The Power Of Photography

The Lifetime’s work of Tom Davie ARPS


Firstly, welcome back to the blog! It has certainly been sometime since I have posted anything meaningful here, and I thought it was about time to start getting some words back down on the virtual page.


So here is the first post. It is a reflection on the man who has been the greatest influence on my own photography - Tom Davie, my wife's grandfather. We sadly lost Tom in February 2020 at the age of 95. He was in a care home at the time, and we can now only be thankful that he passed before the pandemic hit. We had to wait a further 18 months to be able to hold his memorial, such was his popularity, that we had to turn people away as the church was at capacity.


I originally wrote the below piece shortly before he passed, and it was due to be published in "Black and White" Photography magazine, but then the pandemic hit, and it never came to be, so I thought it would be a fitting piece for the first blog back, as Tom has been on my mind a great deal lately.



Tom was passionate about camera club photography, attending Molesey Photographic Society until his very final days


This is a piece about the power of photography as a medium and the overwhelmingly positive effect it can have on our mental and physical wellbeing.


I have often cited in various interviews and discussions about my own work the inspiration and encouragement given to me by Tom Davie, my wife’s Grandfather. Without meeting and spending time with him, it is unlikely I would have pursued stills photography with the passion that I do today.


Tom has been a photographer since the war days, documenting his time spent in the Home Guard. Tom’s reserved occupation as a mechanic meant he was needed to service army vehicles.





Over the next fifty years, he became a highly successful photographer, gaining his ARPS distinction with the Royal Photographic Society. He founded and remains president of Molesey Photographic Club although he is no longer able to attend meetings.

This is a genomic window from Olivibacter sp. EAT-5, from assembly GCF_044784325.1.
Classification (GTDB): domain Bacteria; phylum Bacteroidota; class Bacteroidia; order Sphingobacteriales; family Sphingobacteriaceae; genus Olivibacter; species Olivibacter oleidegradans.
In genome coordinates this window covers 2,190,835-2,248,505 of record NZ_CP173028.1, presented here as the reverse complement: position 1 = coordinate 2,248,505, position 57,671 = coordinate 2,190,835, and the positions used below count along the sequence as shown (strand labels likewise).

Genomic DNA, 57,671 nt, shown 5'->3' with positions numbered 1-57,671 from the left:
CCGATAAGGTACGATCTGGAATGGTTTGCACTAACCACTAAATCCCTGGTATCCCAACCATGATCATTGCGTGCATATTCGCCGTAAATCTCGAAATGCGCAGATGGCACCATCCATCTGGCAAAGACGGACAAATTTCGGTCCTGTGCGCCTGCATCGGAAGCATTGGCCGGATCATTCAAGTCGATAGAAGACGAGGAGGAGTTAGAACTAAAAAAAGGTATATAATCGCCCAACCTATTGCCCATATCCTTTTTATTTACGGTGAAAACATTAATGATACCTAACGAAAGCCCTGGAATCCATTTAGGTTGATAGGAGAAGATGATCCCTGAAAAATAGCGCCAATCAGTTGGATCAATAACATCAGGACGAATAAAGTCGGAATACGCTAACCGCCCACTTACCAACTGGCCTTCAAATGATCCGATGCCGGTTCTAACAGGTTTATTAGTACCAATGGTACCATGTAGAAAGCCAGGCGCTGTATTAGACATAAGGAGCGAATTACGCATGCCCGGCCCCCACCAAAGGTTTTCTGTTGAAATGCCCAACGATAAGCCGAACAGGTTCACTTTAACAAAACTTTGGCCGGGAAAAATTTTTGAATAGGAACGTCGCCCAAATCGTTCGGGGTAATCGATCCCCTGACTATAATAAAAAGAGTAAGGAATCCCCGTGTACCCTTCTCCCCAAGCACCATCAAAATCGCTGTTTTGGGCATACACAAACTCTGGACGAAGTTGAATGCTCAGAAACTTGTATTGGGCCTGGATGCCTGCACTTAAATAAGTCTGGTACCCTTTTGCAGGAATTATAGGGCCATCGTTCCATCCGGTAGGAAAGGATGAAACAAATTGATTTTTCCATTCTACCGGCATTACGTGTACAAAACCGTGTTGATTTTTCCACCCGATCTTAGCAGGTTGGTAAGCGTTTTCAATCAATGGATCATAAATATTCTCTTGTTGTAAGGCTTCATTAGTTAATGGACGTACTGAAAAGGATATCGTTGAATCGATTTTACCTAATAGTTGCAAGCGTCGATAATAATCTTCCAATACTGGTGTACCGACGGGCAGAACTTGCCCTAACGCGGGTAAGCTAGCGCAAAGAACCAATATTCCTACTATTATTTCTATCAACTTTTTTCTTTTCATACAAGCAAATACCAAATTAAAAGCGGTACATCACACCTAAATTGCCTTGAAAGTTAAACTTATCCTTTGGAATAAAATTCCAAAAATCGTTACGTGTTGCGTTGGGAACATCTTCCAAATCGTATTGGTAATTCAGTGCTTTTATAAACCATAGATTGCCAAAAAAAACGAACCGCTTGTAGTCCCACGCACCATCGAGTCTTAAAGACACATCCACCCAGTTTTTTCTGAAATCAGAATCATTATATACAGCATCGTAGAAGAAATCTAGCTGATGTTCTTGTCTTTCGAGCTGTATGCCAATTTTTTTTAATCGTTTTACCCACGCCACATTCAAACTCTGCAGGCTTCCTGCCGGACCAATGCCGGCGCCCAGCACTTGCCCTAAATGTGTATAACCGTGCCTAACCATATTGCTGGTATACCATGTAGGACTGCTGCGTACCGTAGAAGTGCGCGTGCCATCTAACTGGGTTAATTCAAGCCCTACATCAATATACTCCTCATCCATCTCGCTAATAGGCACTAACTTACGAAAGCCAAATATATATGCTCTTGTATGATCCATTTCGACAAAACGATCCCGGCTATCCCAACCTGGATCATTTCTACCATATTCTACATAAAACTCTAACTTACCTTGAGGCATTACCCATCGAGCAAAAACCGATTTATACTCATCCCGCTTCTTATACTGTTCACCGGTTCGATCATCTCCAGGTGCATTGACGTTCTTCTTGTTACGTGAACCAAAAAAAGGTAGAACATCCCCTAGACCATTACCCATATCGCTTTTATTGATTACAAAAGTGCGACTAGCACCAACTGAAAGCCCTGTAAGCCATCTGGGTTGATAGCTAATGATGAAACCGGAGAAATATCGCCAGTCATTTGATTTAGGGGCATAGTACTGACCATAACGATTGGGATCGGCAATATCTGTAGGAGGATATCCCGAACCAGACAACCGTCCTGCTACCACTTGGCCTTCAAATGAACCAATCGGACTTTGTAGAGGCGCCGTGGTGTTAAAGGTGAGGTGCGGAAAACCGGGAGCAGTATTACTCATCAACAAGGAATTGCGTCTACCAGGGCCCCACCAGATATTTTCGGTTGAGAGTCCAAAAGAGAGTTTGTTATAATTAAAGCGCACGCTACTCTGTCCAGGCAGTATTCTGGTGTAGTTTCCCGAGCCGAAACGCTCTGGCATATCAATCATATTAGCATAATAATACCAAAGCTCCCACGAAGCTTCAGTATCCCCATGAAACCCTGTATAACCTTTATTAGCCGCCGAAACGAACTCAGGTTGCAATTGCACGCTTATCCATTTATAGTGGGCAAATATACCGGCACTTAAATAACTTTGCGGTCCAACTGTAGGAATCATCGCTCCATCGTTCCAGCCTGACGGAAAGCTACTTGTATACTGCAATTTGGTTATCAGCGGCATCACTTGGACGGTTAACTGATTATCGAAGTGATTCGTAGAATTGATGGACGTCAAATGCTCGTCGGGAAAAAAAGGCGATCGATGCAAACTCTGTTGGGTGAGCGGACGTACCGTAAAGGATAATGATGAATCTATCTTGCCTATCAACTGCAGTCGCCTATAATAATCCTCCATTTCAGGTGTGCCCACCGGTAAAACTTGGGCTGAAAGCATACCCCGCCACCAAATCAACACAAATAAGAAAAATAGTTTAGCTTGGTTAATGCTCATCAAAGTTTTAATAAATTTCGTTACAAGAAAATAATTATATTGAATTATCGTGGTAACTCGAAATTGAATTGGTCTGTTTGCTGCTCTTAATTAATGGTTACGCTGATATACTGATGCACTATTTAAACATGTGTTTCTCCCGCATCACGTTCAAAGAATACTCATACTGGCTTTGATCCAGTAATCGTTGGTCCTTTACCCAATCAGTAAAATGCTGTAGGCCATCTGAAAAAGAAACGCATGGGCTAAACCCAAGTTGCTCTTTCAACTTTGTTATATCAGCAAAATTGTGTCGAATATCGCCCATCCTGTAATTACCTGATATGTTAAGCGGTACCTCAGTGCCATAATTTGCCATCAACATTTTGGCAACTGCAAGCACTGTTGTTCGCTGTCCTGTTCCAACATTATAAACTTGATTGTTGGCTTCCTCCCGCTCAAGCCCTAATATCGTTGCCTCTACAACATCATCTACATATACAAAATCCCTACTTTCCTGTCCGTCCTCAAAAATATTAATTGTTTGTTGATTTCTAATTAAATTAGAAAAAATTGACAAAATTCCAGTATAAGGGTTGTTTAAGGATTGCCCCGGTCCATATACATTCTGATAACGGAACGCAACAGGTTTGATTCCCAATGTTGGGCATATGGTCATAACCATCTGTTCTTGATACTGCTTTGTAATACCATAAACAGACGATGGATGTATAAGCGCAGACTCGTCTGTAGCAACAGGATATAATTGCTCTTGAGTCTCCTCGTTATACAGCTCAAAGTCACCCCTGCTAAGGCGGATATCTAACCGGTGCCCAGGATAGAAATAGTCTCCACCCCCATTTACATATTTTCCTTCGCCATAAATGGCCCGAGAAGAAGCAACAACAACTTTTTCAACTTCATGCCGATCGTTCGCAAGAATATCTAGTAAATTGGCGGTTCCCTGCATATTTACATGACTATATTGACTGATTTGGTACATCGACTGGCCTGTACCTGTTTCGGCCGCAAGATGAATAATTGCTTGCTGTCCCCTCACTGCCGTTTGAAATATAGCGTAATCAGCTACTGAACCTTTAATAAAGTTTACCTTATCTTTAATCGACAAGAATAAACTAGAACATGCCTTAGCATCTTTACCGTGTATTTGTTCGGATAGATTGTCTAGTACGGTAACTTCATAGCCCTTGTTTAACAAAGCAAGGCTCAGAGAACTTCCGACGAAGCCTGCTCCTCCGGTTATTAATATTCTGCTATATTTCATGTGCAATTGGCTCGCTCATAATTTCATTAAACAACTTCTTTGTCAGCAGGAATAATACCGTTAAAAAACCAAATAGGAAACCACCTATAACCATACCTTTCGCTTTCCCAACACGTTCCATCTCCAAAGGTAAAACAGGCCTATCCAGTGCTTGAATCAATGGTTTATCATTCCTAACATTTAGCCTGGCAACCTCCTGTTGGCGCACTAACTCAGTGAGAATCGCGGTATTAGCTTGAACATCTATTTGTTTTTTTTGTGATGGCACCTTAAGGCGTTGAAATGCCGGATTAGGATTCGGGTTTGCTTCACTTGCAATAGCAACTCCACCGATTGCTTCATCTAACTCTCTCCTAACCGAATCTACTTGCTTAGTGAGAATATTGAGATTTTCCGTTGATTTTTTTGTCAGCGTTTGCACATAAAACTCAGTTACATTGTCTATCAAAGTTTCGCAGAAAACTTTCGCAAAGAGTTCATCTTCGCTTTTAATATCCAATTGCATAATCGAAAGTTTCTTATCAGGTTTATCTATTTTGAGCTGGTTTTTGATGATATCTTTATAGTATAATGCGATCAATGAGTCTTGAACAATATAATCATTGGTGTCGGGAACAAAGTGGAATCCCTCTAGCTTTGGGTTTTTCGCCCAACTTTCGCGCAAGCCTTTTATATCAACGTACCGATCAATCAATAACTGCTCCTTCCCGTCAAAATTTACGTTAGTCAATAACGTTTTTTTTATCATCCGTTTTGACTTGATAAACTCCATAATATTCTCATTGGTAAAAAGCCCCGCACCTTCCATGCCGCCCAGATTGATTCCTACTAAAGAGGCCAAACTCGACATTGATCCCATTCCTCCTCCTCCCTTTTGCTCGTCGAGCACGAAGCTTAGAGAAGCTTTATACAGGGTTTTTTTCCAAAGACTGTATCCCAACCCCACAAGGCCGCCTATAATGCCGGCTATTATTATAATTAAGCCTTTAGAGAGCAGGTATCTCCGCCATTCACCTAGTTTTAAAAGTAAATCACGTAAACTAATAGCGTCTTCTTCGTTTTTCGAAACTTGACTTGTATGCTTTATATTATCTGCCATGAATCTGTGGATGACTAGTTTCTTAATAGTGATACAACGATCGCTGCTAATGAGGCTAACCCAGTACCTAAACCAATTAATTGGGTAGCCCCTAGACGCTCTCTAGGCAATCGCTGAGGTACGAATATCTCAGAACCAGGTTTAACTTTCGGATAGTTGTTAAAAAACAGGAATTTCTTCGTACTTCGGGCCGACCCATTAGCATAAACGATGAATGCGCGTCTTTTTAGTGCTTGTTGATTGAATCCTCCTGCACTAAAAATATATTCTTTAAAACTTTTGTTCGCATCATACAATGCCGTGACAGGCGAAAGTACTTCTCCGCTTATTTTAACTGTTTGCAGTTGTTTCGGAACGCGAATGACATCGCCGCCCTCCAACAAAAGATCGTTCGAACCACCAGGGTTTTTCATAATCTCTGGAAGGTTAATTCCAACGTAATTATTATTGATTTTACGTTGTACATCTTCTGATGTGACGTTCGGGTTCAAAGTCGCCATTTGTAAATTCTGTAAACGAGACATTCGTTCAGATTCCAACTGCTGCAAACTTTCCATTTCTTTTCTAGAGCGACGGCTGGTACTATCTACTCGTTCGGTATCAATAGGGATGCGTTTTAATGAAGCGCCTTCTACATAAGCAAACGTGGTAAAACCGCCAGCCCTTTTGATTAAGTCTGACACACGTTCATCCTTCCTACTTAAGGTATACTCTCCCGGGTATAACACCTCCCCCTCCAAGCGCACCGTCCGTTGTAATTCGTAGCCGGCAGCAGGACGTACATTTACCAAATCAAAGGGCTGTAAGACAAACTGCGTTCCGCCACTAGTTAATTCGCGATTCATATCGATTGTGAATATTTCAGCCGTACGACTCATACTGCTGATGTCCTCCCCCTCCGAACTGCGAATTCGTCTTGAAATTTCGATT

Tom is now ninety-five and in failing health, spending much time in and out of hospital, lacking the ability to enjoy the things that he loves, most notably delivering incredibly witty votes of thanks to speakers at the photographic club. I have been given the task of sorting through his darkroom, an Aladdin’s cave of photographic history and his life’s work as a photographer. This has been an incredibly rewarding experience, exploring Tom’s work in more detail - from his first efforts at portrait photography of family members using staged lighting, to landscape photography in Yellowstone.





I recently picked out a selection of my favourite prints and took them with me when I visited him in hospital. I was amazed by the immediate effect these images had on his mood, speech and attention. He asked to be sat up in his chair, and a spark of life returned to his eyes. Whereas Tom had sometimes been struggling to remember my name, now, when presented with an image he had taken up to fifty years ago, he was able tell me exactly where each photograph had been taken, in what circumstances and was even able to describe the techniques he had used in the darkroom to enhance the images.





I was staggered by Tom’s reaction to seeing these prints once again and this really hit home the positive effect that photography can have on us, from the initial enjoyment of being out and capturing images, to then reflecting on them years and years later. I will always treasure that conversation with him and how much I enjoyed just listening to him talk passionately about photography.


As I sit writing this in Tom’s darkroom, surrounded by a mountain of negatives, contact sheets, slides and prints, I’m sure there will be many more fascinating discoveries to be made, whether that be a lost family portrait, a significant moment of local or even national history, or perhaps a cinematic urban street scene. And although this journey through Tom’s work is of course tinged with sadness, I’m gaining a valuable insight into his evolution as a gifted photographer.

Tom has almost certainly put down his camera for the last time but he still continues to teach and inspire me through his words of wisdom and now, through this amazing catalogue of a lifetime’s work.